What is Theology?
The word theology can be used many ways, the context will usually make it clear which way the speaker/writer has in mind. The word itself comes form two Greek words theos (God) and logos (word/idea/speech), so etymologically theology is a word about God (or the study of God). This strict, etymological definition is sometimes called theology proper.
The popular meaning of theology is broader and more inclusive. It can refer to the study of God, man, angels, demons, salvation, sin, forgiveness, repentance, and any other doctrine found in the Bible. Of course for a Muslim, a Hindu, etc. their theology will draw from their respective literature and religious experience. On this website, unless otherwise indicated, theology will generally be used to express the idea of biblical theology.
There is a good degree of overlap between philosophy and theology. Both disciplines handle ultimate issues that determine how people live, determine right from wrong, decide what to eat/drink, decide what to NOT eat/drink, how they express feelings, communicate, understand death, birth, sex, marriage, government, and the list goes on. What is amusing to me is when someone who openly engages in philosophy denies religion. Their beliefs are just as religious as a Muslim, a Christian, a Hindu or any other theist. This philosopher is doing theology under a different title, yet it is theology nonetheless.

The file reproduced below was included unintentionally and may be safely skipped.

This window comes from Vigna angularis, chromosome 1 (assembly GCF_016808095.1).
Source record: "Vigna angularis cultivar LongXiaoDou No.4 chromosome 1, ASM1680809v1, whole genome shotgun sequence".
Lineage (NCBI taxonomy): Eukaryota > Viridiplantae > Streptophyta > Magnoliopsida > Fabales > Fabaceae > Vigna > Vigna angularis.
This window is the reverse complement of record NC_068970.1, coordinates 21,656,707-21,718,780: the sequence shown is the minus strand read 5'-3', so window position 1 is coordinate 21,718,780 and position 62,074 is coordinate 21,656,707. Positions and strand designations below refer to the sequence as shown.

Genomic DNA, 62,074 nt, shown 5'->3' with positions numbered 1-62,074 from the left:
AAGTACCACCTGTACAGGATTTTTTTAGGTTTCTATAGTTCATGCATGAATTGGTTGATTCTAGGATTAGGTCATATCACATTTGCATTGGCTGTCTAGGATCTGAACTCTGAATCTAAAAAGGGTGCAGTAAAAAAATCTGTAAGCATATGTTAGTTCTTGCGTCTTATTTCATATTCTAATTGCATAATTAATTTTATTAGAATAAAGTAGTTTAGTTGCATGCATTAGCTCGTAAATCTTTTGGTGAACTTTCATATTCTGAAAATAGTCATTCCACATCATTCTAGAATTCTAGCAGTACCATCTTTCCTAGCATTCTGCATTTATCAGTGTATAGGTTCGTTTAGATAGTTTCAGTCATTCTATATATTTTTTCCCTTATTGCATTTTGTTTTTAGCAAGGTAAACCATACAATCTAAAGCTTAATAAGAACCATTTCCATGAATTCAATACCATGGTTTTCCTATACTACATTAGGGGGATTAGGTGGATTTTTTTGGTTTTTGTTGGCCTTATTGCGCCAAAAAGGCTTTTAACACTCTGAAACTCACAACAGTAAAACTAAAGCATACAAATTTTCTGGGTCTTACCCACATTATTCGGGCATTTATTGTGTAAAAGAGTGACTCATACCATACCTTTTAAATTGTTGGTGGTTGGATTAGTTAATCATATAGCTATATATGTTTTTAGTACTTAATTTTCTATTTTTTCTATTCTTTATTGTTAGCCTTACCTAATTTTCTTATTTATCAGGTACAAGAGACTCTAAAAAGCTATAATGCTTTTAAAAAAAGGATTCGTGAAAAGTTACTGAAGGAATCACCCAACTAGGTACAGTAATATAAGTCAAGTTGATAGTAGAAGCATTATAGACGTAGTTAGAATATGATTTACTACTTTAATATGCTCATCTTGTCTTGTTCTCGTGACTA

Sources of Theology
There are a number of possible sources for doing theology. Some individuals and churches restrict their source to the Bible only, others will include other sources such as writings from early Christians, church councils, creeds, commentaries, personal experience, Popes, pastors, tradition, visions, intuition, etc. When doing theology one must be aware of what sources they are drawing from. If, for instance, a Christian does not examine their beliefs and where they come from, they may unwittingly form their understanding of God on the basis of a poorly preached sermon, their view of an absent father while growing up, or any other (bad) source.
It is my belief that the Bible ought to be the highest court of appeals when doing theology. In short, I subscribe to the protestant doctrine of sola scriptura. The Bible is not the Christian’s only source for theology, but it is our highest source. We can (and should) study church history, read theology books, commentaries, essays, articles, websites (like mine!) and listen to sermons. All of these things are good as far as they go, but the Bible stands over all of them to expose and correct errors. In other words, when a book, sermon, or anything else contradicts the Bible, the Bible is right and the other source is wrong, every time…
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|Recommended Resources: The Moody Handbook of Theology / Basic Christianity by John Stott (IVP Classics) / A Comedian’s Guide to Theology|